Friday, August 5, 2016

The Hawai'i That Was: Exploring Pololu Valley on an Unstable "Dead" Volcano

Do the signs add a hint of an element of danger to this hike?
The stereotypical image of Hawai'i includes many things (most of which are seen in the opening credits of Hawaii Five-O), but one of them is surely the dramatic fluted cliffs clothed in tropical vegetation. It's not hard to understand why, since most tourists visit Oahu, and most of the mountains there are quite steep. The Big Island of Hawai'i is often a surprise, then, because there just aren't that many dramatic sheer cliffs. The island is composed of young shield volcanoes like Mauna Loa, Mauna Kea, or Kilauea, and shields have gentle slopes.
This is most surely not a "gentle" slope.
There is one major exception. The older shield of Kohala on the northernmost tip of the island has a twelve mile long stretch of coastline that is composed of dramatic cliffs and deep valleys. The Pololu Valley is found at the north end, while Waipi'o Valley forms the southern end.The cliffs are rugged enough that no roads penetrate the coastal wilderness. Kohala began erupting around a million years ago, with the latest flows occurring around 120,000 years ago.
Source: U.S. Geological Survey

We would expect older volcanoes to display a great deal more erosion, but that's only part of the story at Kohala. The rest of the volcano has no similar sea cliffs. Something else happened here. New technology for accurate mapping of the sea floor offshore of the Hawaiian Islands has provided a useful clue. There is chaotic debris on the ocean floor at distances reaching as much as a hundred miles. The islands have been falling apart!
It is difficult to imagine the scale of these events. The largest debris avalanche ever witnessed by humans was the one that came off the flank of Mt. St. Helens during the eruption of May 18,1980. It traveled about 12 miles. An avalanche off the side of Mt. Shasta in California traveled about 28 miles, but no one was about to see it happen, seeing as how it is more than 300,000 years old.
When the flanks of the Hawaiian Islands collapsed, the runout was more than 120 miles at Molokai, and 80 miles below the cliffs of the Pololu Coast. The sudden displacement of sea water by the rock generated devastating mega-tsunamis. One such event left chunks of coral reef 1,300 feet above sea level on the island of Lanai.
Don't worry too much about killer tsunamis on your vacation journey. As horrific as they are, they take place at intervals measured in the tens or hundreds of thousands of years, and there are no signs that any are imminent. The Pololu avalanche took place about 120,000 years ago.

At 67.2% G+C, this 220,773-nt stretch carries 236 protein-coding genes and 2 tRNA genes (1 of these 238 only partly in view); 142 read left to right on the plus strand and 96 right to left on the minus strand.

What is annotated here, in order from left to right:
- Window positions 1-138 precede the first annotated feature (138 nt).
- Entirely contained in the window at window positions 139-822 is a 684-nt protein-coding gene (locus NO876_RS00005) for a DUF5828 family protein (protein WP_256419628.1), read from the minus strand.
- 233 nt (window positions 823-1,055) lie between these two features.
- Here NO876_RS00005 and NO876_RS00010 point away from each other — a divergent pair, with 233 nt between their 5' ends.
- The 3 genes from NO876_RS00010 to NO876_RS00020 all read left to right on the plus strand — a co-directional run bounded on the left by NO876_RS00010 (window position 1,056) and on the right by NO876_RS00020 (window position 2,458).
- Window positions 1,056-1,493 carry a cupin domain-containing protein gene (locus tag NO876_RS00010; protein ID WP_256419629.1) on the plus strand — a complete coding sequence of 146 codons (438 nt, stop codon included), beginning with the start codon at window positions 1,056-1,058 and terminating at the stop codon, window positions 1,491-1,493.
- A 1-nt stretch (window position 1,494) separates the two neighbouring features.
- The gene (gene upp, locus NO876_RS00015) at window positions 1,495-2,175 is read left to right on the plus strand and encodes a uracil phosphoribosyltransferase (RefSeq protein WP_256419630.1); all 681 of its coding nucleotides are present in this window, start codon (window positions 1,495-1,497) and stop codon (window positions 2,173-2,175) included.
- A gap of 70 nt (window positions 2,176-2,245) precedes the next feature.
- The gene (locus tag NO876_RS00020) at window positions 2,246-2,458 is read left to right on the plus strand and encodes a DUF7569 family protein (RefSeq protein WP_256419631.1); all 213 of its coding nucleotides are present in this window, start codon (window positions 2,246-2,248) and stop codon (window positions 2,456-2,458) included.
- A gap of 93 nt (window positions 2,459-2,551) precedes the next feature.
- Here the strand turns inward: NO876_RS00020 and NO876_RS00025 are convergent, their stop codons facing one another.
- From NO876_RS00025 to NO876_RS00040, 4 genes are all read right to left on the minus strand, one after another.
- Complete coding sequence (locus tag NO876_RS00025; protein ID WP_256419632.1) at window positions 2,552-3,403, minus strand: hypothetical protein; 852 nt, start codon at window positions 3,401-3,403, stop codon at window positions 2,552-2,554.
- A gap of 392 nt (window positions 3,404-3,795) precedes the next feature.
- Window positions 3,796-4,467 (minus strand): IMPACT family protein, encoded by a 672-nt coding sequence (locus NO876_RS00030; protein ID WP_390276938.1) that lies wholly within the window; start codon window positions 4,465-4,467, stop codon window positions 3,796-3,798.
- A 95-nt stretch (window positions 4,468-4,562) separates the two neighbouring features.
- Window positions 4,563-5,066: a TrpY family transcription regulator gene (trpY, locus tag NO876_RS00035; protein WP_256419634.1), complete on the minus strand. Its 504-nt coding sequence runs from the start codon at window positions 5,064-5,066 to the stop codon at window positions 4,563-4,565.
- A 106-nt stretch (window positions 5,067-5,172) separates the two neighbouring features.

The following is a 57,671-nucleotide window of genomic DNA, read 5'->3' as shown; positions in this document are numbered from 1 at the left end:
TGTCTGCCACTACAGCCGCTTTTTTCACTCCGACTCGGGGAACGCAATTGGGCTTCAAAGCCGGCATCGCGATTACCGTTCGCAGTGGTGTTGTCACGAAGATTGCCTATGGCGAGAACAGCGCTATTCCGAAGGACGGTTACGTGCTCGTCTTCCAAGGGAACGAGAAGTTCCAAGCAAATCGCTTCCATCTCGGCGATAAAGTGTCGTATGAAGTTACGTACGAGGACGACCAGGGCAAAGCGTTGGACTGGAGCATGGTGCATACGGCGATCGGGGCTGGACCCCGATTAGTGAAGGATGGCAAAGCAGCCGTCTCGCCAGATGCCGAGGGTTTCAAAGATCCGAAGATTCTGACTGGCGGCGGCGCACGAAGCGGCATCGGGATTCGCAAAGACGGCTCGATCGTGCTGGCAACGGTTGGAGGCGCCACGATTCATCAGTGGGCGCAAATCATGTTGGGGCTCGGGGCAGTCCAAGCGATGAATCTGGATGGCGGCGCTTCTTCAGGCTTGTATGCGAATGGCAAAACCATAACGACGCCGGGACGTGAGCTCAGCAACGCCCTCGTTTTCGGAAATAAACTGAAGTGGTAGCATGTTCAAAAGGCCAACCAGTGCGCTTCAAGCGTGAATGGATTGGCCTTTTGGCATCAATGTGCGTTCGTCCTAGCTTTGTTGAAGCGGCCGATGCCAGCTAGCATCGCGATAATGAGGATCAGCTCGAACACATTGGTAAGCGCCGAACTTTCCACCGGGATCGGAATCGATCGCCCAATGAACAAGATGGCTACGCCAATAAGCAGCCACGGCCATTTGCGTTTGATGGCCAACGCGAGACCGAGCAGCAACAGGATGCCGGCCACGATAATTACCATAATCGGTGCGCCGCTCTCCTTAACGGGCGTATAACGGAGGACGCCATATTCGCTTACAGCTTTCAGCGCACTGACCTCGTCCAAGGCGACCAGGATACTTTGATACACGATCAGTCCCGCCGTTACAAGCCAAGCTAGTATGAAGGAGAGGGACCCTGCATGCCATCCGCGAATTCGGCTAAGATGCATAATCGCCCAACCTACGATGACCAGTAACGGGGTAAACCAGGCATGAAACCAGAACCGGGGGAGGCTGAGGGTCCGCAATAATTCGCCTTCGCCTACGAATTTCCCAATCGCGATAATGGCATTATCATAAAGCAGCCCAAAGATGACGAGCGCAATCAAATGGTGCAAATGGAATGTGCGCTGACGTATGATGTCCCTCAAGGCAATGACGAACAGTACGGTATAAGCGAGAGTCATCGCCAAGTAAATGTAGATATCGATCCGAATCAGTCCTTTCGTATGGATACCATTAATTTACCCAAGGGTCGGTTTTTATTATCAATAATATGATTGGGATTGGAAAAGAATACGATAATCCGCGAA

A short but steep trail leads from the end of the road to the valley floor several hundred feet below. It travels farther out across the coastal cliffs providing a better view of the beach cliffs along the coast south of Pololu.
The floor of the Pololu Valley is surprisingly flat, and one might wonder that people aren't living and farming here. They once did in large numbers, but the taro fields were destroyed by a series of more "normal" tsunamis in the twentieth century, and the fields have been abandoned. There is a rich archaeological record of farming and housing sites all along the valley.
They collected rocks too. Not for their intrinsic beauty, mind you, but to construct an impressive heiau at Pu'ukoholā on the other side of the volcano, more than twenty miles away. Heiaus are large temple sites composed of hundreds of thousands of boulders that were passed hand-to-hand between thousands of "volunteers" working for King Kamehameha in the late 1700s. The workers could face punishment for dropping a stone and breaking up the rhythm of the line.
The beach is composed of black and gray sand. There is also a system of sand dunes higher up the beach. Dunes are relatively rare on the islands, but wind blew coastal sands into a series of dunes reaching an elevation of 100 feet. Enjoy the pools, beach and dunes, because the hike up is quite steep.
Waipi'o Valley along the Kohala Coast
We weren't able to stop at the valley on the other end of the Kohala Coast, but Waipi'o Valley is very much worth a visit if you are on the Big Island. There are some stunningly high water falls in the upper valley.

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